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Recidivism and Traumatic Brain Injury: A Vicious Cycle

Inmate holds the hands of someone on the outside through iron bars.

Calls for criminal justice reform ring loud in Colorado. Overburdening of the corrections system is a part of the problem, driven in large part by the state’s rate of recidivism. Half of people convicted of crimes in Colorado return to the criminal justice system within three years.

Seeking a deeper understanding of the issue, researchers at the University of Denver partnered with the Colorado Division of Probation Services, with funding from the Colorado Evaluation and Action Lab (Colorado Lab). Their study examined the significant link between recidivism and traumatic brain injury (TBI). In a report released this week, they describe that link and identify four strategies that criminal justice professionals can use to help those with TBI to re-enter the community effectively, avoiding re-offense.

Researchers conducted one of the most extensive such studies to date of probationers. Using data from Colorado jails and problem-solving courts, the study found that 54% of adults in these systems have experienced TBI, compared to less than 2% of the general population. Probationers with TBI have higher rates of felony conviction, lower rates of successful probation completion, and significantly higher rates of re-offense than their peers. Women in jail and on probation, who tend to have a history of multiple TBIs from violent circumstances, are especially likely to be at higher risk.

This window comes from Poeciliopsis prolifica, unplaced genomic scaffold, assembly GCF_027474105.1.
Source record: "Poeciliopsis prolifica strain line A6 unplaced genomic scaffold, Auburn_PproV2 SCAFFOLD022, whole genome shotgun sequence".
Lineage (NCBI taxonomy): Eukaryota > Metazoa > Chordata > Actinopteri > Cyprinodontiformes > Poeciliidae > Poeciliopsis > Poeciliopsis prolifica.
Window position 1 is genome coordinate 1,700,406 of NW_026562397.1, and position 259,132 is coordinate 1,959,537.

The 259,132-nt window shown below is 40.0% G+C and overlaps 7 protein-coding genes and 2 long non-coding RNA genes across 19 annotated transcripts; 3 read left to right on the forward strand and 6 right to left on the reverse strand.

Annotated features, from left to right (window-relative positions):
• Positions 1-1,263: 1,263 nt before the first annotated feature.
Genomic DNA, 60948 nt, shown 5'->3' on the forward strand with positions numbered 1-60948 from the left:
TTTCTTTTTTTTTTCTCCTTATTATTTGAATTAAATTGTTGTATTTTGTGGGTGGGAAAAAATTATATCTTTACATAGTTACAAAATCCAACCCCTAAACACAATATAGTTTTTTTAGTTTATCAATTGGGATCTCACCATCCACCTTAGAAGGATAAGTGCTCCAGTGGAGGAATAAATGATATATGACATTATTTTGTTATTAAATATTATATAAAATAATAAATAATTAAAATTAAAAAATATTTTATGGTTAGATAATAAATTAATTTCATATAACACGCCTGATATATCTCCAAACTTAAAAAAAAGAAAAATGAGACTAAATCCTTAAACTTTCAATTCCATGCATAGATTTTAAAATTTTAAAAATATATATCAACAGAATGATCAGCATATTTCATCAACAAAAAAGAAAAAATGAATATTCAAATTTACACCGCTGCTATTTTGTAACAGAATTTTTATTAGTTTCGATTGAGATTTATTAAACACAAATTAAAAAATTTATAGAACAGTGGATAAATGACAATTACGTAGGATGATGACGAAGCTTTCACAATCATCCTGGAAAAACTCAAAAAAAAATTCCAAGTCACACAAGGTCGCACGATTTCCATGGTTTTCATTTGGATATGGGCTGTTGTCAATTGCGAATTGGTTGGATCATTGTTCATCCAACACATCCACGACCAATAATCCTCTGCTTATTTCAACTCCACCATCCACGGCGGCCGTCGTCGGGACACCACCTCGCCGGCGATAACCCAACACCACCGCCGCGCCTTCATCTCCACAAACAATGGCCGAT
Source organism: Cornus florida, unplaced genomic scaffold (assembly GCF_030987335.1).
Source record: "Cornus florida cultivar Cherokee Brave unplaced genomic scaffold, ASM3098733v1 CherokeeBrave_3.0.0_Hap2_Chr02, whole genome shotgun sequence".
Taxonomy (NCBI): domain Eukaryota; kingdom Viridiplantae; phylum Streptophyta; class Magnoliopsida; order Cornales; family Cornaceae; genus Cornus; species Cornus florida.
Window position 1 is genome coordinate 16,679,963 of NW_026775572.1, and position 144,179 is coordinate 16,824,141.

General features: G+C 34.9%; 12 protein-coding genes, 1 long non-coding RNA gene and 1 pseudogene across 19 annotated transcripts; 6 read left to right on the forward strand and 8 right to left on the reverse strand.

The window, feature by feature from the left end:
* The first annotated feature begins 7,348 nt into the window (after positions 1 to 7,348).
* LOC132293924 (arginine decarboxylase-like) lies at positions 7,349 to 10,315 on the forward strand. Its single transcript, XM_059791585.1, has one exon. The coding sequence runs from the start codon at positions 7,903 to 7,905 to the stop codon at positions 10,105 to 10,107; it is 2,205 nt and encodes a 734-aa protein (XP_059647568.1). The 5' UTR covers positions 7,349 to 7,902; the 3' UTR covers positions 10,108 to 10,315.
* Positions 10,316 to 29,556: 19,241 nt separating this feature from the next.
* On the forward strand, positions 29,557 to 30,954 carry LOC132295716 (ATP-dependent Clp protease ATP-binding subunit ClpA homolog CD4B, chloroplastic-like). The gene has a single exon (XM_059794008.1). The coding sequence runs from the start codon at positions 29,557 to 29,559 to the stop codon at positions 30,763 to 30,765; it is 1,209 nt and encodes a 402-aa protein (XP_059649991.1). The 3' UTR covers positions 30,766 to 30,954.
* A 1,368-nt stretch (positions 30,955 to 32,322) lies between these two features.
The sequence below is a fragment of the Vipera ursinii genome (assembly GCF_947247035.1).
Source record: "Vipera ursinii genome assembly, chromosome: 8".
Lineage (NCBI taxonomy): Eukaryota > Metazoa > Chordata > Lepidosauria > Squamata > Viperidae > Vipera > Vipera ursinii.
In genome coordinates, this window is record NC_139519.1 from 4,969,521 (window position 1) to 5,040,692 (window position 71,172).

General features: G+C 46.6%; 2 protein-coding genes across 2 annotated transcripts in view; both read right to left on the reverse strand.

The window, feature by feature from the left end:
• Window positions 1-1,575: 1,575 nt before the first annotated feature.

“This research creates clarity for probation officers, especially those working with women, about how life-long trauma affects behavior today,” says Kristin Klopfenstein, Director of the Colorado Lab. “Now, impulsivity and forgetfulness can be understood as brain injury-related, rather than simply antisocial behaviors.”

Though the study focused on probationers, it is reasonable to expect that inmates and parolees experience similar or even higher rates of TBI and the associated consequences.

Given the epidemic proportions of this challenge, it is critical that probation officers and other professionals in the criminal justice system understand how to support people with TBI. Research suggests four key steps can help:

  • Train criminal justice staff about TBI and its effects
  • Screen everyone in the system for TBI, and then screen those identified for impairment
  • Tailor supervision approaches to boost effectiveness
  • Educate those who suffer from the effects of TBI to strengthen self care.

MINDSOURCE – Brain Injury Network has created the Colorado TBI Model, a best
practice screening, support, and referral model that provides tools to help professionals with the above steps. One such tool is a cognitive screening of each individual with special attention to that person’s strengths and weaknesses. A probationer might need brief, more frequent supervision appointments with their probation officer, electronic reminders, and repetition of key points during supervision meetings. MINDSOURCE has also created a seven-module curriculum called A.H.E.A.D. (Achieving Healing through Education, Accountability, and Determination) that has shown positive results, helping people with TBI to compensate for their injuries and find ways to build productive lives outside of the criminal justice system.

These findings are likely to boost adoption of the Colorado TBI Model, which has already been implemented in several other states. The National Society of State Head Injury Administrators will be disseminating the results nationwide.